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Does OHIP Cover Eye Exams for Diabetes? in

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Diabetes can have profound impacts on vision. Diabetes Canada reports that those diagnosed with diabetes are 25 times more likely to suffer blindness than those without diabetes. 

“People don’t realize how closely eye health and diabetes are linked,” says Parm Dhillon, Founder of Image Optical. “Diabetes affects the optic nerve, retina, and speeds up cataract.”

Given around 1 in 10 Canadians lives with diabetes, OHIP’s inclusion of eye exams for people with diabetes is such a vital change. In this guide, we’ll tell you everything about OHIP’s eye exam coverage for people with diabetes and associated conditions.

Eligibility Requirements for OHIP Eye Exam Coverage for People With Diabetes

People Up to 19 Years Old

Anyone in Ontario aged 19 or younger is entitled to one fully-covered eye exam every year through OHIP. The eye exam must be conducted by a licensed optometrist.

Patients in this age group are also eligible to receive interim “minor examinations”. These are visits focused on addressing specific eye or vision issues that arise between annual check-ups. For instance, if your child is experiencing blurred vision and has been diagnosed with diabetes, the visit would be covered by OHIP.

However, OHIP does not extend coverage to consultations for second opinions. If you seek a verification of a diagnosis from another optometrist, it will not be covered by OHIP.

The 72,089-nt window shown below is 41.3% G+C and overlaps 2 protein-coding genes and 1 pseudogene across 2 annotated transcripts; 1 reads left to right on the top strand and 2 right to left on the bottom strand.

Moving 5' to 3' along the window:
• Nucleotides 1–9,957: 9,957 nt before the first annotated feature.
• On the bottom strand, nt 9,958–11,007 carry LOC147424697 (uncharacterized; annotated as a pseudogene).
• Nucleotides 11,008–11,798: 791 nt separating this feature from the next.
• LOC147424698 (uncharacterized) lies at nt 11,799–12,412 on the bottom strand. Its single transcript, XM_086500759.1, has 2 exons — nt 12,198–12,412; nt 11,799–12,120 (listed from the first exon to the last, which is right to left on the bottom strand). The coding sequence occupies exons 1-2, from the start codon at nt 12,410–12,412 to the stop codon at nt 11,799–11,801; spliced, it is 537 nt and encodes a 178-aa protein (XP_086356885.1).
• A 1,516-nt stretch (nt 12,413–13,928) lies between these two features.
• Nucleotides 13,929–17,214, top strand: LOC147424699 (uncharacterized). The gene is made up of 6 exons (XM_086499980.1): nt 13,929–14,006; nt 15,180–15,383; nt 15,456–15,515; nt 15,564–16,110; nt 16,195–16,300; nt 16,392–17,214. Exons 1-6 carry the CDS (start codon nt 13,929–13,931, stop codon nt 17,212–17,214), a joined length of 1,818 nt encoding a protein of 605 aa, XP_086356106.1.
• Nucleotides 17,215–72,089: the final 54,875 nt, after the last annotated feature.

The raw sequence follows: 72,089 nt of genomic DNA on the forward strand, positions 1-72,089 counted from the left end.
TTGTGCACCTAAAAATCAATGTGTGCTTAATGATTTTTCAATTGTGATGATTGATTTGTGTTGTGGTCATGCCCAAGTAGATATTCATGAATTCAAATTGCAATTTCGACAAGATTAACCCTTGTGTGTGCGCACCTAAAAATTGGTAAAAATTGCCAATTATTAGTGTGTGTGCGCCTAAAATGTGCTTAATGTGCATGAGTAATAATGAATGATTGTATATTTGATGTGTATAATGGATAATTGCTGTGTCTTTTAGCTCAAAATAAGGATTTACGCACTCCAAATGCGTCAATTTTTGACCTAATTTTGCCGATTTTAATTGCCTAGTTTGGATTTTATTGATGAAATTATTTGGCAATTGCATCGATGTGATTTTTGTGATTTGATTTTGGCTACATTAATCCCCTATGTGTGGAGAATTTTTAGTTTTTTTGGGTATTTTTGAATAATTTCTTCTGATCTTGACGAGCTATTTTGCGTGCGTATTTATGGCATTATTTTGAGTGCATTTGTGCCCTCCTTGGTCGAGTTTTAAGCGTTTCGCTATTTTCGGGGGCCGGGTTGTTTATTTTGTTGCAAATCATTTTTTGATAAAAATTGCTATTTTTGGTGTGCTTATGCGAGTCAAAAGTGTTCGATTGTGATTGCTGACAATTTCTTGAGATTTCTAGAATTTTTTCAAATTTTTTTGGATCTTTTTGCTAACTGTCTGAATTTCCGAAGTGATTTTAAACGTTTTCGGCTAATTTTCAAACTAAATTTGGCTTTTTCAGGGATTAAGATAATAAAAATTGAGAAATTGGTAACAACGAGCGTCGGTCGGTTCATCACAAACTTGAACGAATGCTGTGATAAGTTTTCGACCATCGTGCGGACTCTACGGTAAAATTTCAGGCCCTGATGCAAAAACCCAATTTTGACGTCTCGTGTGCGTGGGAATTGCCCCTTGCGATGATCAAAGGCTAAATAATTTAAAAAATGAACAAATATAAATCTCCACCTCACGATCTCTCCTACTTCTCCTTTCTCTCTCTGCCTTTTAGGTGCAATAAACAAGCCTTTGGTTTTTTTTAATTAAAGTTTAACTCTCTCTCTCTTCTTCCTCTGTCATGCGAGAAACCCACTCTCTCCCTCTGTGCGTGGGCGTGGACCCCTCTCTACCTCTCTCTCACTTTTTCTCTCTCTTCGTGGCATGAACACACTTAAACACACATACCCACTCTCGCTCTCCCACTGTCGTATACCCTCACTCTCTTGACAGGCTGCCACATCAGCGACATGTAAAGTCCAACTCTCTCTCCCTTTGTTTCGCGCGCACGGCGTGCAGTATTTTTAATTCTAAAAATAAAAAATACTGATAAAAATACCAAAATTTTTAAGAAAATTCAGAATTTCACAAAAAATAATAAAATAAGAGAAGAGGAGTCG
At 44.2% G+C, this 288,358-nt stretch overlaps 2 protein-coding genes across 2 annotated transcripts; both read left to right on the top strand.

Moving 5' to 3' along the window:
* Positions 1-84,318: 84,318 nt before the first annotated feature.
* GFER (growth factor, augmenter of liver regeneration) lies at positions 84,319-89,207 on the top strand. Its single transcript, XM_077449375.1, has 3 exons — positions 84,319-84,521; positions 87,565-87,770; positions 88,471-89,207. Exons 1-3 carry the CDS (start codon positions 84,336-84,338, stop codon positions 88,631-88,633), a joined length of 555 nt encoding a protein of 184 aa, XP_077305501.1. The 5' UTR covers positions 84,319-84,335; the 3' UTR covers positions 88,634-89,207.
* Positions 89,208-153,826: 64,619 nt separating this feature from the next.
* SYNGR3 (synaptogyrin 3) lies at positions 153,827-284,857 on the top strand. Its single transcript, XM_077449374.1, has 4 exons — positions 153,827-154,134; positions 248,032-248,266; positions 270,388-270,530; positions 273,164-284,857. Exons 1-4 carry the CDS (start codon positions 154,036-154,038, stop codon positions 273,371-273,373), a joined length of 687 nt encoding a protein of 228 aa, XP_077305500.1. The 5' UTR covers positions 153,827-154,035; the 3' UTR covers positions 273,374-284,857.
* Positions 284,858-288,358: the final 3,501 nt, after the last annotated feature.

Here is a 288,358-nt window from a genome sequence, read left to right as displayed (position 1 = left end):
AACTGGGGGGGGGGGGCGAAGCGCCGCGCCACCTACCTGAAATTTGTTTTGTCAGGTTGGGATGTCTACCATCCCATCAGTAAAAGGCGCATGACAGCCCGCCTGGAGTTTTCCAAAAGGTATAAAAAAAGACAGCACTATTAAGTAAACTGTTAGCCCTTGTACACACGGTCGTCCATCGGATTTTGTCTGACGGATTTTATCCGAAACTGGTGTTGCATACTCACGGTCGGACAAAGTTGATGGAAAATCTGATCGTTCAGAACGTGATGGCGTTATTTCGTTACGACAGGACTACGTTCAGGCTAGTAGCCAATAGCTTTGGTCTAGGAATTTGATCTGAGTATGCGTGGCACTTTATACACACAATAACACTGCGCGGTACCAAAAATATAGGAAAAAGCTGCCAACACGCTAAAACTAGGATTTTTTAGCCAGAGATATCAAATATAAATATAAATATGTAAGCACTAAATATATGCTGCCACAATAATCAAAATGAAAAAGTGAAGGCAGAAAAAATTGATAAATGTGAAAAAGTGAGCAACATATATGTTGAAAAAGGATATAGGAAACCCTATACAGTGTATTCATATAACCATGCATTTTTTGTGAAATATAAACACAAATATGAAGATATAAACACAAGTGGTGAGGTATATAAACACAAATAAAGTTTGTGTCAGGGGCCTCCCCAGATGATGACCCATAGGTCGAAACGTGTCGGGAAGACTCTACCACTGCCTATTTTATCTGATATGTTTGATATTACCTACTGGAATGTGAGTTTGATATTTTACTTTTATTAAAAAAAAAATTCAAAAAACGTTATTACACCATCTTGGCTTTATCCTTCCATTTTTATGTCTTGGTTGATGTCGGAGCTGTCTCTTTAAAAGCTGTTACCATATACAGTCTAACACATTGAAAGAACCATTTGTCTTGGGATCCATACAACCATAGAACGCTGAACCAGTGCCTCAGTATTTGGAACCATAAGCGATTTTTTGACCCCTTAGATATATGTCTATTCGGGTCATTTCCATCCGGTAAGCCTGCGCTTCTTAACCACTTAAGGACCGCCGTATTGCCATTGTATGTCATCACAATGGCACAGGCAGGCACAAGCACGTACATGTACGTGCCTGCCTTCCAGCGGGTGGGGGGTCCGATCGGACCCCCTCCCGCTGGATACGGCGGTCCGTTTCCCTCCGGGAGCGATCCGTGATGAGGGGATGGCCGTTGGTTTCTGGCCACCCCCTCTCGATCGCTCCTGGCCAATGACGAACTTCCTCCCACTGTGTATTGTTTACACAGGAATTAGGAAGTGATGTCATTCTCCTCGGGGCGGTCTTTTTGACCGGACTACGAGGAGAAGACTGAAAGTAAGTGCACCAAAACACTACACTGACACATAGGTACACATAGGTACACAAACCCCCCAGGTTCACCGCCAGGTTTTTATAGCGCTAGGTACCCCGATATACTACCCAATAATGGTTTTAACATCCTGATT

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People Aged 20 to 64

Starting September 1, 2023, people aged 20 to 64 with diabetes (and certain other conditions) can receive an OHIP-insured major eye examination from an optometrist once every 12 months.

You must have been diagnosed with diabetes in order to qualify for an annual OHIP-insured eye exam. You may be required to provide a letter confirming your diabetes diagnosis from your physician. An optometrist may also ask to see the list of medications prescribed for your diabetes.

Diabetes can cause complications; fortunately, OHIP also provides eye exams for those who have been diagnosed with:

Glaucoma: Diabetes doubles the risk of developing glaucoma, which can lead to increased eye pressure and optic nerve damage.

Cataracts: Diabetes can cause cataracts, which can cloud vision and make the lens opaque.

Retinal disease: Diabetic retinopathy is a common retinal disease caused by diabetes, and people can experience leakage, swelling, and vision loss.

Corneal disease: Diabetes can affect the cornea by reducing corneal sensitivity. 47% to 64% of those diagnosed with diabetes will develop corneal disease.

Optic nerve pathway disease: Diabetes can lead to diabetic optic neuropathy.

Uveitis: Diabetes can contribute to uveitis, causing pain, redness, and vision problems. People with pre-existing diabetes are twice as likely to develop uveitis.

Patients taking medications such as Chloroquine, Hydroxychloroquine, Ethambutol, and Tamoxifen are also eligible for an annual OHIP-insured major eye exam. 

Also, anyone experiencing a sudden onset of strabismus due to injury or disease, is eligible to receive an OHIP eye exam.

Patients with diabetes, experiencing any of the conditions above, or taking any of the prescribed medications can also get up to two “minor” eye exams under OHIP every year.

People 65 and Older

As of September 1, 2023, people aged 65 and over with diabetes can receive an OHIP-insured major eye examination from an optometrist once every 12 months.

You can also receive an OHIP eye exam if you have any of the other conditions:

  • Glaucoma
  • Cataracts